And a less easily answered question: why Elon?

“Why not?” said Mario Diaz, regional communications director for the McCain campaign. “It’s a beautiful area of North Carolina, and there’s a great amount of interest in [Palin] there. I’m glad we could accommodate supporters in that area.”

After scouting the campus last week, the campaign chose to hold the Road to Victory event at Latham Park in the North Athletics Complex.

“Honestly, I think it was partly because [Elon] has the baseball field; it was a great location. And it’s centrally located for the folks in Raleigh, High Point, Greensboro and Winston-Salem,” said David Ruden, spokesman at the Guilford-High Point Victory office.

The Elon College Republicans and students from the Elon law school provided a majority of volunteers for the event. Sophomore Nick Ochsner , president of the College Republicans, stressed the importance of having a strong campaign presence with only 19 days left to the election.

“We’ve been working with them all semester to help make sure Sen. McCain and the Republican Party has a strong presence on campus, and they knew they could turn to us for strong support,” said Ochsner.

The campaign contacted College Republicans to recruit volunteers for the event. Ochsner could not comment specifically on why Elon was chosen.

“In terms of campaign events and their relation to election day– we are not close by any means,” said Ochsner. “There are still three weeks left and a lot can happen in that time. It’s never too late for North Carolina voters to meet and get to know Sarah Palin and John McCain. As voters get to know them more today and in the next few weeks, they’ll quickly realize that the McCain-Palin ticket is the only ticket that will get America on the right track.”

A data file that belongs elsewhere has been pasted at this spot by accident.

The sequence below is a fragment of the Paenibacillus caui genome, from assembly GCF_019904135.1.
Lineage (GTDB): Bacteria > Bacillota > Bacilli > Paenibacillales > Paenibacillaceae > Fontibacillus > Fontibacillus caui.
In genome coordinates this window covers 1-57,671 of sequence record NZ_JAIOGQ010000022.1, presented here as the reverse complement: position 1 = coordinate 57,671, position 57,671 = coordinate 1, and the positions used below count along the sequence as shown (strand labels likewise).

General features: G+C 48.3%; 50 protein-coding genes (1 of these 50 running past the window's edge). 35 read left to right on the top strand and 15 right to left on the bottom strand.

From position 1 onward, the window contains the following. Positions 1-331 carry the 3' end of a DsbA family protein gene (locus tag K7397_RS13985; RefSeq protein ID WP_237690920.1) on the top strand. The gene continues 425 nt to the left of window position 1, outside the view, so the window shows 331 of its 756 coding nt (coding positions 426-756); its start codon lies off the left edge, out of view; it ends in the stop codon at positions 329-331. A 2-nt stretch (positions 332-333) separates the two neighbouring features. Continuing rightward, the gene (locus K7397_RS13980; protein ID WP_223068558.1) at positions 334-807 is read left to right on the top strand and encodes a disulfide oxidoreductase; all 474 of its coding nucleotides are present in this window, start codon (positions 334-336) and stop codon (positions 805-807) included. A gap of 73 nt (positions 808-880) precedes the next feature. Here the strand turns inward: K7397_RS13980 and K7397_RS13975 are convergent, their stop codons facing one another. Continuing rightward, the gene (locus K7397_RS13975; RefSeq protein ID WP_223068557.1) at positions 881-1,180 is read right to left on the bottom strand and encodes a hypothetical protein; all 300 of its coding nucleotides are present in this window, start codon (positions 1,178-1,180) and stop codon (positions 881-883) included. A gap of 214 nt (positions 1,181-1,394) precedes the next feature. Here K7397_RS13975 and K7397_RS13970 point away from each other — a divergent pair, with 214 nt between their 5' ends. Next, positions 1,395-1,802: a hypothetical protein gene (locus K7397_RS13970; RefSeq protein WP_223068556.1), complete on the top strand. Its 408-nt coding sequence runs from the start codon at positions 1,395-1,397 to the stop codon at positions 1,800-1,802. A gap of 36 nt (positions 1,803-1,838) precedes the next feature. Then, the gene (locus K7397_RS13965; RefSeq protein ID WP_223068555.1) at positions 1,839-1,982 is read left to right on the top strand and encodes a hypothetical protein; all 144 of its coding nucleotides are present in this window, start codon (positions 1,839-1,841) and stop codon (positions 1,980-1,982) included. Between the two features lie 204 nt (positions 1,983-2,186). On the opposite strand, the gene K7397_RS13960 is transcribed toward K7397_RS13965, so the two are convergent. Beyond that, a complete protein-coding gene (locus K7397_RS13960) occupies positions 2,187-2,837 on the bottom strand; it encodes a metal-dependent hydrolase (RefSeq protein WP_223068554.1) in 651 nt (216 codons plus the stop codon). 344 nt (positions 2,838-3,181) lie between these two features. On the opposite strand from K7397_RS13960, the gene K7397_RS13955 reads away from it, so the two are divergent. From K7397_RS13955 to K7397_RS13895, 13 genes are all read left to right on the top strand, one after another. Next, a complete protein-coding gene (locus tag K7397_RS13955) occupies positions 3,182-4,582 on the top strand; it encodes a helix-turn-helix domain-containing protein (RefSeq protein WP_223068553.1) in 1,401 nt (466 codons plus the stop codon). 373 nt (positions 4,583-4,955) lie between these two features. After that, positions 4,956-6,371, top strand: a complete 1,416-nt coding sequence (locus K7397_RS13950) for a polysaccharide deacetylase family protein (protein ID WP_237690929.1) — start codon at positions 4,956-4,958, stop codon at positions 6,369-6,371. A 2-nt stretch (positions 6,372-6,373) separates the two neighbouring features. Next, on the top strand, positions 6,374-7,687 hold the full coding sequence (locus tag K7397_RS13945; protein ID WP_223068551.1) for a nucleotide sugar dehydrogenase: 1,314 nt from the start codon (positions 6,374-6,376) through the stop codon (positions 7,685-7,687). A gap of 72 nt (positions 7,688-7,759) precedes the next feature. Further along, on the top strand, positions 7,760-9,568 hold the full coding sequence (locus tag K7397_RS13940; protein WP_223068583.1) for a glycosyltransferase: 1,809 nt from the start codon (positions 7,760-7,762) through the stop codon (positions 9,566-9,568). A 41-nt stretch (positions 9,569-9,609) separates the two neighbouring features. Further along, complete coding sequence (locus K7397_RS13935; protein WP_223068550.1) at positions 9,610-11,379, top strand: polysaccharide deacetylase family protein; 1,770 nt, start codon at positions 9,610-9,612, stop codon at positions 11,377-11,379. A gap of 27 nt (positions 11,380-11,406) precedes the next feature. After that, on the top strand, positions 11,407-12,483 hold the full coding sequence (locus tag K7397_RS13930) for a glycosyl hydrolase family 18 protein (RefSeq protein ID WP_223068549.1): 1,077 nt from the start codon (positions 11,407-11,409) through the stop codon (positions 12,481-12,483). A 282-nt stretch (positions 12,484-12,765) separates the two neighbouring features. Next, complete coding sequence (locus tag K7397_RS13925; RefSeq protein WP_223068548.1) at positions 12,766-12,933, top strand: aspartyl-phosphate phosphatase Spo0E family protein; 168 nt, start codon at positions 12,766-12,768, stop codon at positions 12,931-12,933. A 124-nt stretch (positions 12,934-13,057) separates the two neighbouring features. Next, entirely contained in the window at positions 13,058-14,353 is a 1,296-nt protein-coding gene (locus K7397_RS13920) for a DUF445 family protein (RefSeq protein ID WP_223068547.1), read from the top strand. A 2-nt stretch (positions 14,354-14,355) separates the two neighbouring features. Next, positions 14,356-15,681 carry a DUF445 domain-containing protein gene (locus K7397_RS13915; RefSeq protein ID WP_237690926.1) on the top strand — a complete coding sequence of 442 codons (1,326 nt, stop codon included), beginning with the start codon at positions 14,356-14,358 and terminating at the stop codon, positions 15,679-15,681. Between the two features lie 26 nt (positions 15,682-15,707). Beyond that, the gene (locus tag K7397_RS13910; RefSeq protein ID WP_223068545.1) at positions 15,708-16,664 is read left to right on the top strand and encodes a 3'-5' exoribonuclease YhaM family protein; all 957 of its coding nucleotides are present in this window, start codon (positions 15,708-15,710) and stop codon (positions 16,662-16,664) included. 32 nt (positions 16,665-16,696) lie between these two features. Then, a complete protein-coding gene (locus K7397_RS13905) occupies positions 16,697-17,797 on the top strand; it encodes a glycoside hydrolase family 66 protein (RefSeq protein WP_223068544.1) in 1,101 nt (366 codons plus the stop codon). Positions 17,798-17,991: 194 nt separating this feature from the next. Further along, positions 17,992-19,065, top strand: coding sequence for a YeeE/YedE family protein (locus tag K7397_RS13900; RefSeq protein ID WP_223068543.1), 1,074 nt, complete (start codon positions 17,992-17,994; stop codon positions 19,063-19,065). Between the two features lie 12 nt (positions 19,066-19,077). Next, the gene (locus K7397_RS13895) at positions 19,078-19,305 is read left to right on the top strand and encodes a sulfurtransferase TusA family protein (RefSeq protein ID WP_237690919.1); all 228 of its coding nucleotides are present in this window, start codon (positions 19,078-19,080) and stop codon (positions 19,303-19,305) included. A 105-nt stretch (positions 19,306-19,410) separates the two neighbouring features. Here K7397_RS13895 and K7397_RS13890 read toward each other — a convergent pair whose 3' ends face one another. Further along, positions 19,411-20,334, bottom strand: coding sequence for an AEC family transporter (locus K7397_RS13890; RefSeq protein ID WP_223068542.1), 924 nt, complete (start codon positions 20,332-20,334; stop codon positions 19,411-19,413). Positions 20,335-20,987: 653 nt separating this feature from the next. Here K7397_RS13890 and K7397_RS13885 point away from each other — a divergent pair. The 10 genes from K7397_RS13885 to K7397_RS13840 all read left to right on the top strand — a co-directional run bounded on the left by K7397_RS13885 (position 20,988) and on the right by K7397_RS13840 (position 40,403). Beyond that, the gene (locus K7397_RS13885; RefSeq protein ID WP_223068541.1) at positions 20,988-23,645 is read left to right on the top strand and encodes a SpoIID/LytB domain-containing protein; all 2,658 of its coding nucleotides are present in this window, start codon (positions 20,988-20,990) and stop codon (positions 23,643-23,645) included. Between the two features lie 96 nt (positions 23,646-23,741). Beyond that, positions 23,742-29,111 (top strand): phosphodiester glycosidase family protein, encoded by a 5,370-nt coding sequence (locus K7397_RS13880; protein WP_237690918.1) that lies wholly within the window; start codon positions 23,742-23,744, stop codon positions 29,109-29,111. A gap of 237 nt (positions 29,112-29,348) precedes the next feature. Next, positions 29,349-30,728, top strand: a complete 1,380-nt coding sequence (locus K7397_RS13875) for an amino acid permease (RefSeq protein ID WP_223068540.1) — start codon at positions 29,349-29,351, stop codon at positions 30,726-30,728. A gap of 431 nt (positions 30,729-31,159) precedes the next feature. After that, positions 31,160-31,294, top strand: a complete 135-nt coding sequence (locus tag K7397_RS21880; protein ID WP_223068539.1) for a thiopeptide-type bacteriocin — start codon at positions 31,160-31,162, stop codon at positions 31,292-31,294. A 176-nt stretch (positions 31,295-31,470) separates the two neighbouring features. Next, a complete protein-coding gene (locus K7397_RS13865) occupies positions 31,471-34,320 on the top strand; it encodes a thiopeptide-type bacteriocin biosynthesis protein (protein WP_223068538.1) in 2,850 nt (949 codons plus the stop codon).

Tickets were distributed to the outside community in several locations in the area, including local offices for the Republican Party.

“We had people lined up down the street,” said Ruden, commenting on the community’s interest in the event. “We had people from Asheville, Myrtle Beach, from as far as Atlanta. I’d say people in this area are more excited to see her than Obama, Biden, any other candidate.”

“We had a box full of tickets, and it was enough,” said Ruden. “But there was nothing left to get.”

Rep. Jim Cooper Visits Elon for Barack Obama

US House Representative Jim Cooper of Tennessee visited Elon University October 10 to speak about Barack Obama and the importance of voting in the upcoming election. The event was held in the Zone in Moseley Center by Alamance County for Barack Obama. Rep. Cooper spoke of how he personally came to support Sen. Obama and the urgency of the current financial crisis. NC Senator Tony Foriest gave the opening remarks.